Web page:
Into the mixing glass he poured Beefeater gin, Lillet Rouge, green Chartreuse for a more botanical profile, sweet raspberry vinegar and chocolate bitters. For garnish, he used a thin strip of orange peel, on which he placed some of those tiny sweets we ate as children and which exploded with flavour in the mouth, while making a delightful popping sound. My cocktail “sang” from start to finish, producing in me a similar disposition.

Naturally, at The Dalliance you won’t find only proposals that are “difficult” for regular palates. Quite the contrary, given that the second part of the drinks list comprises mainstream ideas, which however... are just that, ideas, for while they may bear names that I hope will soon disappear from bars, they do in fact differ substantially.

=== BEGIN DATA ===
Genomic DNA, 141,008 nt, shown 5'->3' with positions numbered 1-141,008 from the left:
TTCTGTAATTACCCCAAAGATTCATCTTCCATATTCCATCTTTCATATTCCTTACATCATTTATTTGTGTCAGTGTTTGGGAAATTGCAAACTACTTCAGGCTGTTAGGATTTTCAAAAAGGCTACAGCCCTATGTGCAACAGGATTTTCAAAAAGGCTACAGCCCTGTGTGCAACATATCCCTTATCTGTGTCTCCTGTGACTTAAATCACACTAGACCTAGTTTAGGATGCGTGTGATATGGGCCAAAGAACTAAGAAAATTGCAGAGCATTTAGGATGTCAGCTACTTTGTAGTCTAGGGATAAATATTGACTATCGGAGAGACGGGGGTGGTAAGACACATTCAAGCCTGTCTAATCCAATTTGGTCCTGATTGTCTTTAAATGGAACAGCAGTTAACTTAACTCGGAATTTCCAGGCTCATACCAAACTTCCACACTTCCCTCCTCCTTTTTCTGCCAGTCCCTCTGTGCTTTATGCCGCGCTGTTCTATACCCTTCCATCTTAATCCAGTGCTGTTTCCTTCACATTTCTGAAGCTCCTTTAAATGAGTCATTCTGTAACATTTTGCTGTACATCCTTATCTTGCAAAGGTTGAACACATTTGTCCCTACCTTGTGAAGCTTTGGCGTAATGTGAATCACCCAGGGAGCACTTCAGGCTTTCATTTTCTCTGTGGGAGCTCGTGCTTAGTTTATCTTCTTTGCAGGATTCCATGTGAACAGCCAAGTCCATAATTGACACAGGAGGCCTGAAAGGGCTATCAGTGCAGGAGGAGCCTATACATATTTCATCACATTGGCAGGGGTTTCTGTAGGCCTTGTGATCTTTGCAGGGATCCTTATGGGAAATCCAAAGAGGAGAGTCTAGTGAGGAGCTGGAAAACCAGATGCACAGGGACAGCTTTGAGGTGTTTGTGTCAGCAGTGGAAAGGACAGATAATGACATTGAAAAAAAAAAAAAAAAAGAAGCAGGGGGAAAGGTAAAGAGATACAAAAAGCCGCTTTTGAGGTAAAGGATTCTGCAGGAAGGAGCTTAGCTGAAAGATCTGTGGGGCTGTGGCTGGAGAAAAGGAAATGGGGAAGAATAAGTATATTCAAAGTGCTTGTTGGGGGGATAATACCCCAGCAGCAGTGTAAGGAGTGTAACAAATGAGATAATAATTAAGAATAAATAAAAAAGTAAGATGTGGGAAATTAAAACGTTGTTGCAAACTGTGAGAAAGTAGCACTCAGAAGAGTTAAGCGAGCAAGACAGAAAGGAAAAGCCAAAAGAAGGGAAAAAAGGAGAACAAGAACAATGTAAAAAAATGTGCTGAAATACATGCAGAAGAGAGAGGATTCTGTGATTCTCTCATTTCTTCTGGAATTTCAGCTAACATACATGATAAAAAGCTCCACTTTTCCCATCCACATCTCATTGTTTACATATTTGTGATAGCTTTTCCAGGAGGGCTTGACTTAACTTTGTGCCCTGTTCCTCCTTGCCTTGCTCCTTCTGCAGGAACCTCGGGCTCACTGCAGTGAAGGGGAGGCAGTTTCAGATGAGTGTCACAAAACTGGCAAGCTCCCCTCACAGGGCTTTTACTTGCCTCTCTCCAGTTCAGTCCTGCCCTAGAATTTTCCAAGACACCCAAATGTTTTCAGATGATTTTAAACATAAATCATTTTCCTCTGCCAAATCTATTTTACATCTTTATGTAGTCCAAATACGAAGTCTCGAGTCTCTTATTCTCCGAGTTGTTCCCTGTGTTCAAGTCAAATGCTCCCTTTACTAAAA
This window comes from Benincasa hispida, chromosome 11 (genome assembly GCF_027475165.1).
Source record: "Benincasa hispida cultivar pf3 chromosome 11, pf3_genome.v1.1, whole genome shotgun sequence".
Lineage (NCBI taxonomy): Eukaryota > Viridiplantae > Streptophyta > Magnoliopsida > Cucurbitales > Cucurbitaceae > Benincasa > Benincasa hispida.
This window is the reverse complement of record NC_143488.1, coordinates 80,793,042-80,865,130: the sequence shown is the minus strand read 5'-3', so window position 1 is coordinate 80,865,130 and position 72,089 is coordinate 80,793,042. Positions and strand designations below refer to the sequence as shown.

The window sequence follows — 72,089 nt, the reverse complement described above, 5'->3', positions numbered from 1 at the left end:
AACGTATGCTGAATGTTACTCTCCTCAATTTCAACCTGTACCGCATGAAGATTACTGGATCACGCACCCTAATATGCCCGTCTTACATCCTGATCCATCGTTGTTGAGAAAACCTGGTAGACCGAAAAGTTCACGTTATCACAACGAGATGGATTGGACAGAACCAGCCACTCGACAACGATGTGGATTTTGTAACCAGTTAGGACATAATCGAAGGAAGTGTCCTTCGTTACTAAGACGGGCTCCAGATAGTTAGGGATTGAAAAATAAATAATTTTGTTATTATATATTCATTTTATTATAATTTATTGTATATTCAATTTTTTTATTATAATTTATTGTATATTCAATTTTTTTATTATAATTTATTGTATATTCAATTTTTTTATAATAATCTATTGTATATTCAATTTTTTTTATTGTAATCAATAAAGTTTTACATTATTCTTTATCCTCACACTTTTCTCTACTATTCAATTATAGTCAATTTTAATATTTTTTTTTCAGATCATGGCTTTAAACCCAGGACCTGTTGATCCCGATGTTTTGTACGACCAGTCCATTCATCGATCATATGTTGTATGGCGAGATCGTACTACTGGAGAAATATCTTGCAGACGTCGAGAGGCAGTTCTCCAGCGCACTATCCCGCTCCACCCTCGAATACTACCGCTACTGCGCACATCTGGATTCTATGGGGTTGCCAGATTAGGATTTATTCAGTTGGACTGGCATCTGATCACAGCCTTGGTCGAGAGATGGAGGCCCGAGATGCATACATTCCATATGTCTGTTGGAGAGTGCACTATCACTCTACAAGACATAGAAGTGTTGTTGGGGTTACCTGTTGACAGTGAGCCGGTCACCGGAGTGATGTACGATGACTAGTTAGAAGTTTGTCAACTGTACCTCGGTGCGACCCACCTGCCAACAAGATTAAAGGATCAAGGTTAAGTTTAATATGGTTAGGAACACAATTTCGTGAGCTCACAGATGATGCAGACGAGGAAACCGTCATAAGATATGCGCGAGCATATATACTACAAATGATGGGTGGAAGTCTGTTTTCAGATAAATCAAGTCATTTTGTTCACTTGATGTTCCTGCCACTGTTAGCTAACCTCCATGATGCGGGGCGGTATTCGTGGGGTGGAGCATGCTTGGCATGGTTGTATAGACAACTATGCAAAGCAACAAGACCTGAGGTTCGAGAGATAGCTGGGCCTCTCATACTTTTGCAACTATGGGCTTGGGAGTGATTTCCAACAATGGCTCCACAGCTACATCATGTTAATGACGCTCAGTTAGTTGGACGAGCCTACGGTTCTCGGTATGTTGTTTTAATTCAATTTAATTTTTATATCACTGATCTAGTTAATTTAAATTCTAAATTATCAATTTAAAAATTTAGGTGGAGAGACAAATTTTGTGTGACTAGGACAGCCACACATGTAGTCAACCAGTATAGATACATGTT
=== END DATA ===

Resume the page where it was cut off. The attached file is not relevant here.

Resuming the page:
A Dry Apple Martini, for example, is nothing more than a classic Dry Martini with a clever twist in the form of apple liqueur (which I am sure will have disappointed many ladies of Kifissia who love their Apple Martini); a classic recipe for the cult status Karpouzi of the 90s is deconstructed, so instead of Southern Comfort, they use Jameson whisky flavoured with peach, orgeat syrup, fresh watermelon juice, grenadine and basil; while the... Pron Star... here comes in the shape of vodka, fresh lime juice, ginger, spiced syrup, brandy, mint leaves and passion fruit pulp.